Demand Estimation

Discussion on “China Goes for (All of) the Gold: Economists predict whether the host country will rule the Beijing Olympics” (Slate, 2008) and “China’s Winning Ways:  Did economists correctly predict who would win at the Beijing Olympics?” (Newsweek, 2008), both by Daniel Gross.

Demand estimation is a way by which managers make economic or policy decisions based on estimates of the market’s demand function. The two articles give an account of how economists have tried to predict the number of medals that China would win during the Beijing Olympics in 2008.

The first article, “China Goes for (All of) the Gold: Economists predict whether the host country will rule the Beijing Olympics,” discusses how PwC and Andrew Bernard of Darthmouth’s Tuck School of Business have used different models to forecast the number of medals to be won. Both models are based on assumptions that first, population and income levels are crucial determinants of success in the Olympics, and second, other factors like past performance, past political affiliations, and/or home-field advantage enable countries to perform better. PwC projected that China will increase its medal count by 40% due to the home country effect and the state support for sports. Bernard predicted that China would only make modest gains, as he sees the “rich getting richer.”

The second article, “China’s Winning Ways:  Did economists correctly predict who would win at the Beijing Olympics?” critiques how economists have done in their projections. It reports that both analysts underestimated the strength of the US delegation as well as China’s performance. Overall, it was seen that the combination of nationalism and rapid economic growth had a greater impact on China’s medal count than expected. In addition, it found that despite rapid economic growth in emerging countries and increasing decentralization of the global economy, the rich generally remained rich. The results proved that predicting Olympics outcome is very difficult especially because chance and randomness play a big role as well.

Both articles were very relevant to our classroom topic on demand estimation because it listed out the dependent and independent variables for estimating the demand. In this case, the independent variables were factors such as GDP, economic growth, past performance, past political affiliations, and home-field advantage, while the dependent variable was the number of medals won. The variables can be put in a demand function based on their magnitude of impact and whether it will increase or decrease overall demand.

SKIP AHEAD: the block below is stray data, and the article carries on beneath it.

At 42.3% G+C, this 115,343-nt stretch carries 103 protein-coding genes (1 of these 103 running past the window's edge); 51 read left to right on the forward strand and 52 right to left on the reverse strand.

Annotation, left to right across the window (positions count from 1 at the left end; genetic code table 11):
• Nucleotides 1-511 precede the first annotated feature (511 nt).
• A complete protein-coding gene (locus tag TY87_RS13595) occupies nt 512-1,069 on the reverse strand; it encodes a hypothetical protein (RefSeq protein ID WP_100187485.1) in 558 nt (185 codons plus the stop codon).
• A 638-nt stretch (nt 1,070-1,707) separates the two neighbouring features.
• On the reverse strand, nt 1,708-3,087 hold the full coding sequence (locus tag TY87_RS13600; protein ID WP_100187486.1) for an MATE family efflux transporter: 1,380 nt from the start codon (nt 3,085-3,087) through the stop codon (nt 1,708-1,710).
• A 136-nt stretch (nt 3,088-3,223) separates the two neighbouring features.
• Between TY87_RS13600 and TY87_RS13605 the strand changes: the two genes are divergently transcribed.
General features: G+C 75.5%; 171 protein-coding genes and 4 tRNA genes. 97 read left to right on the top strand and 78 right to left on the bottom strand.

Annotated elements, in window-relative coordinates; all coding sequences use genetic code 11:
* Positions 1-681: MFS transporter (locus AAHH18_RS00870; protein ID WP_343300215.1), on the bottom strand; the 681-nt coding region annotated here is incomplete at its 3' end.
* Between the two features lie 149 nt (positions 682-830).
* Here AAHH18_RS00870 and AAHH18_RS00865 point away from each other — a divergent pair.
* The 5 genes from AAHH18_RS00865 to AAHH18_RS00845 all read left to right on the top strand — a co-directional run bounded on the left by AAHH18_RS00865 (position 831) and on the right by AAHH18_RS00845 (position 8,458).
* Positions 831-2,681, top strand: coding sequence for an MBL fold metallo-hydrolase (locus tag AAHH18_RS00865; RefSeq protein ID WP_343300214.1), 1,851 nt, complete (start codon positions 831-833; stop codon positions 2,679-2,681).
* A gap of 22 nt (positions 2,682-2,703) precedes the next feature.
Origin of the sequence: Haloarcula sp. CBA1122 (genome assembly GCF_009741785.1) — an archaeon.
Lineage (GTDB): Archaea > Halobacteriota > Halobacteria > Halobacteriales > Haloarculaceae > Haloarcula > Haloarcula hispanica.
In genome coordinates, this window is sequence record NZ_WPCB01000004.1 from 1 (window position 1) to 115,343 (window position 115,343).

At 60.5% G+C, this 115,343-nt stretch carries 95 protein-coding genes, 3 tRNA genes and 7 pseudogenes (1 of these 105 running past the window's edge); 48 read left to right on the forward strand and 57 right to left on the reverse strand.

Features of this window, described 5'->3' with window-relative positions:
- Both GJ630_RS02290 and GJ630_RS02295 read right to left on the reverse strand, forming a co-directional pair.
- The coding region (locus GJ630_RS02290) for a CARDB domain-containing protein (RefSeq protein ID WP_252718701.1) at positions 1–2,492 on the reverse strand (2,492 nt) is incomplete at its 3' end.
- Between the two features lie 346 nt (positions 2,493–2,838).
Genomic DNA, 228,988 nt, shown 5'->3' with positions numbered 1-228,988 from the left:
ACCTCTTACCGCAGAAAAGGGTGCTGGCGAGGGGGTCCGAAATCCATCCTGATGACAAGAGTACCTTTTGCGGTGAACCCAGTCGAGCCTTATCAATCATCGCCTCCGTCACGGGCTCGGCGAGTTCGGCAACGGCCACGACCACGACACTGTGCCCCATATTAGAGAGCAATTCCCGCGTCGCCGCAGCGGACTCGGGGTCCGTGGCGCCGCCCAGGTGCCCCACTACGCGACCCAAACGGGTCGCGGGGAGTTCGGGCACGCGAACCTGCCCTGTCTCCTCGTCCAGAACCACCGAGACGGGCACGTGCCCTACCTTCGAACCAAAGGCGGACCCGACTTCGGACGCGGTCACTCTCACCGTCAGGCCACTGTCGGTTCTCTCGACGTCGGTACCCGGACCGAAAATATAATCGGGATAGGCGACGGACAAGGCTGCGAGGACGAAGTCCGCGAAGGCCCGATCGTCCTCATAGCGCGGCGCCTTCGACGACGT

Even though GDP as well as home-field advantage provides a relatively good estimation of the medals won in 2008 Olympics, there are problems with this approach. The first problem is that the current GDP might not have a direct influence on athletic performances.  But for countries that had rapid economic growth in recent years, like Brazil and India, it will generally take years for GDP to translate into better sports facility and even longer for a culture that produces great athletes. The second major problem is that it overlooks the difference in culture with regard to Olympic sports.  Countries in former Soviet blocs have a special cultural and social structure that can produce better athletes which allows them to win more gold medals than countries that have similar GDP.  The third problem is that the impact of home-field advantage is really difficult to estimate, because it is different for different sports. The home-field advantage in sports like basketball may be great and for sports like shooting it would not be that huge.    

A real-world application of demand estimation would be high school graduates and the chance that they apply to Notre Dame.  There are many independent factors that way in on their decision to apply.  These include high school GPA, SAT and ACT scores, resume strength, legacy parents, home location, and preferences.
           
The first three variables determine if the student has the chance to get in to a school of the quality of Notre Dame.  The university takes only the smartest of high school graduates, and students can prove their worth by these measures.  They will know by these academic standards whether or not they have a chance to get in, or whether it would not be worth the time.  The next three variables have more to do with why students would choose to apply to Notre Dame over similar schools.  

Students whose parents attended Notre Dame are much more likely to want to go to Notre Dame, as they probably grew up fans of the school and feel influenced by their parents’ love of the university.  Where the student lives is also an important variable, as students who live in cities with strong alumni networks are exposed to the university more than ones who do not.  Cities like Chicago, New York, Los Angeles and Denver, which have huge Notre Dame alumni networks, tend to send numerous students across the country to northern Indiana to attend Notre Dame.  Preferences of the student also play a large role.  What this means is that a very academically minded person who is picking between Northwestern and Notre Dame may choose Northwestern, as it is slightly higher ranked in the university rankings.  However a student who values athletics and tradition may choose Notre Dame instead, as it offers one of the greatest football programs in history as well as many campus traditions that have been around for decades.  

Posted by Ava, Michael and Tiandong (Section 1)

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